mead cohen berger shevtsova garfinkle michta grygiel blankenhorn
Big Negotiations
Pakistan Trumpets Huge Upcoming Deal with China

The latest in the warm-and-warming China-Pakistan relationship is a $46 billion development deal set to be rolled out when Xi Jinping heads to Islamabad next week. There may also be some big arms sales to ice the cake. Reuters reports:

Pakistan and China often boast of being “iron brothers” and two-way trade grew to $10 billion last year from $4 billion in 2007, Pakistani data shows.

Xi’s trip is expected to focus on a Pakistan-China Economic Corridor, a planned $46-billion network of roads, railways and energy projects linking Pakistan’s deepwater Gwadar port on the Arabian Sea with China’s far-western Xinjiang region.

It would shorten the route for China’s energy imports, bypassing the Straits of Malacca between Malaysia and Indonesia, a bottleneck at risk of blockade in wartime. […]

Also being finalised is a long-discussed plan to sell Pakistan eight Chinese submarines. The deal, worth between $4 billion and $5 billion, according to media reports, may be among those signed on the trip.

This deal has been in the works for a long time. The subs and the refueling base in Gwadar in particular are sure to give heartburn to India. But the scope of the rest of the investments is notable. This could be the biggest step yet in China’s “New Silk Road Economic Belt” plan, the land-based twin of its “Maritime Silk Road” strategy for trade and military power at sea. If China gets its way, and if it spends enough money, it will establish a network of roads through which goods can get to and from the Middle East and the Indian Ocean without passing through the territory of any geopolitical rivals.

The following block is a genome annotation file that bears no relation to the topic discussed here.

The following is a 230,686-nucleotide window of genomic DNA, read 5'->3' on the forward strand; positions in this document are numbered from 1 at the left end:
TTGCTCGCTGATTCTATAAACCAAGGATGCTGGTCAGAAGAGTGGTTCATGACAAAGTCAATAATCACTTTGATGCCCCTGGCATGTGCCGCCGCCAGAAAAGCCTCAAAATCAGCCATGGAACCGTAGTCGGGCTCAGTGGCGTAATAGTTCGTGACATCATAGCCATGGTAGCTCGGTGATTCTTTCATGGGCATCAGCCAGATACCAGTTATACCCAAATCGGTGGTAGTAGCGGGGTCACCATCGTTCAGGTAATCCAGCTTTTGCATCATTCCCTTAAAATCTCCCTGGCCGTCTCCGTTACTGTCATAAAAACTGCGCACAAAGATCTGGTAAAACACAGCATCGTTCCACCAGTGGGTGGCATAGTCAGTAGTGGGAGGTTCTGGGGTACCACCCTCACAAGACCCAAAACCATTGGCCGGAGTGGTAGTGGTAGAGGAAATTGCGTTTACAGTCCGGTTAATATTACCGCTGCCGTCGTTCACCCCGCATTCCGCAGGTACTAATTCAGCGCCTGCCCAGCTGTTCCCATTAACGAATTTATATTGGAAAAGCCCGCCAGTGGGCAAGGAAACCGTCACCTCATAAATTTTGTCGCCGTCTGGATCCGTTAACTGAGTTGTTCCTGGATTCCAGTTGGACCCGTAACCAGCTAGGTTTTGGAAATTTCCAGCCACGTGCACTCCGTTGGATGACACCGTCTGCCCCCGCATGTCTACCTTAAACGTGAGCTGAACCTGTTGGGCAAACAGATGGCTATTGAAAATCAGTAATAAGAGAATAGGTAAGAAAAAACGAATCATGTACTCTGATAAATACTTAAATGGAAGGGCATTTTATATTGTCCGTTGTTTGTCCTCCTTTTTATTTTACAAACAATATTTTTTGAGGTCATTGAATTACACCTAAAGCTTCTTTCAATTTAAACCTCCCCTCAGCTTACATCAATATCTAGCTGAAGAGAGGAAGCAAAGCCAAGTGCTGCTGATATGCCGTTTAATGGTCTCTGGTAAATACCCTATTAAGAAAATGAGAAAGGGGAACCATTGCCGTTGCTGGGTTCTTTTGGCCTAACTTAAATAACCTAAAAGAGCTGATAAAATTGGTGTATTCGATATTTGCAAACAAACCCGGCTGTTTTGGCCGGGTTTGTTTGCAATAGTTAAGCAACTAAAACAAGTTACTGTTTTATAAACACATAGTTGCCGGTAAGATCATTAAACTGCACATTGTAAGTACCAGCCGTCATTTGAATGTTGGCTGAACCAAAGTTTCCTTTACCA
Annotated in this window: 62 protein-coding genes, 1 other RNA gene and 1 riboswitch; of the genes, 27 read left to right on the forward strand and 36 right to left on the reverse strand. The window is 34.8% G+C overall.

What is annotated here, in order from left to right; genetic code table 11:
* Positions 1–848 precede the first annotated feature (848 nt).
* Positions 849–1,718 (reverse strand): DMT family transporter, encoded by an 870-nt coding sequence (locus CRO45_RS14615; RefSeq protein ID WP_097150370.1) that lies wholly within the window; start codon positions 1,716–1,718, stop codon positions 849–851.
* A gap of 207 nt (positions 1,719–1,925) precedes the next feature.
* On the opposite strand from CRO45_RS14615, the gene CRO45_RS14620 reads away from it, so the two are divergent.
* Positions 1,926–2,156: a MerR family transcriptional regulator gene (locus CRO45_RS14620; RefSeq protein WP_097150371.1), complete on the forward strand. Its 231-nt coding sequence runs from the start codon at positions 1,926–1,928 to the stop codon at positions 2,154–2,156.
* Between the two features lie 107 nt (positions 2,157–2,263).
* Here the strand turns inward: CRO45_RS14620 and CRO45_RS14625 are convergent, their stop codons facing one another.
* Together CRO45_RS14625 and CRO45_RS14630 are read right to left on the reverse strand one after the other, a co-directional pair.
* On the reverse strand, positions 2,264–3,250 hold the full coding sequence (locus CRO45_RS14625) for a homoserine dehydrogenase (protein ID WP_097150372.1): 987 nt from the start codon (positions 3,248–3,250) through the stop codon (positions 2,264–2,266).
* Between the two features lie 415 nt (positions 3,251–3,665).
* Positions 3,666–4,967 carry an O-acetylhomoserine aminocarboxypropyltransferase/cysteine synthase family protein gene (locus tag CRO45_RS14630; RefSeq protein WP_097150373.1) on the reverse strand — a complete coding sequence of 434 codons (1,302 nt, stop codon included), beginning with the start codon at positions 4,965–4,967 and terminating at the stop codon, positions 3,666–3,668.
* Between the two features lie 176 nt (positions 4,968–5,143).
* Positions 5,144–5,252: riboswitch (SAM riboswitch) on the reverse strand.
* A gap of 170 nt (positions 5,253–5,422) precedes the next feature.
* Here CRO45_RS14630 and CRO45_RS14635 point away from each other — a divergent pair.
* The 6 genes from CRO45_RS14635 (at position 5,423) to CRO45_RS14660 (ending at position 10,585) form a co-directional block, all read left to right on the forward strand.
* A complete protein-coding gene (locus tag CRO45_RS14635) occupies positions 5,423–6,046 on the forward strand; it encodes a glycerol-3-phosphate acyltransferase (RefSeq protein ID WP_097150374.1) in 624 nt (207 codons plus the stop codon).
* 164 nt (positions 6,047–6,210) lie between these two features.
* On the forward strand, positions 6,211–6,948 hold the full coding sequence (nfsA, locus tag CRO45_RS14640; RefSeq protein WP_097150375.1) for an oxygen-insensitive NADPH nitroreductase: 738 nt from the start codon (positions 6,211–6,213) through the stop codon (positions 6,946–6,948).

Reading the Reuters report closely, the quotes appear to all be coming from Pakistani sources. Pakistan would certainly welcome the investment, especially as it would show that Islamabad has other options at a time when relations with one of their big partners, Saudi Arabia, have encountered some turbulence. The Chinese, for their part, have shown that they’re not above driving a hard bargain when they sense their negotiating partner is needy. The deal will no doubt be big, but it will be interesting to see if and by how much the figures differ once it is officially announced.

Features Icon
Features
show comments
© The American Interest LLC 2005-2016 About Us Masthead Submissions Advertise Customer Service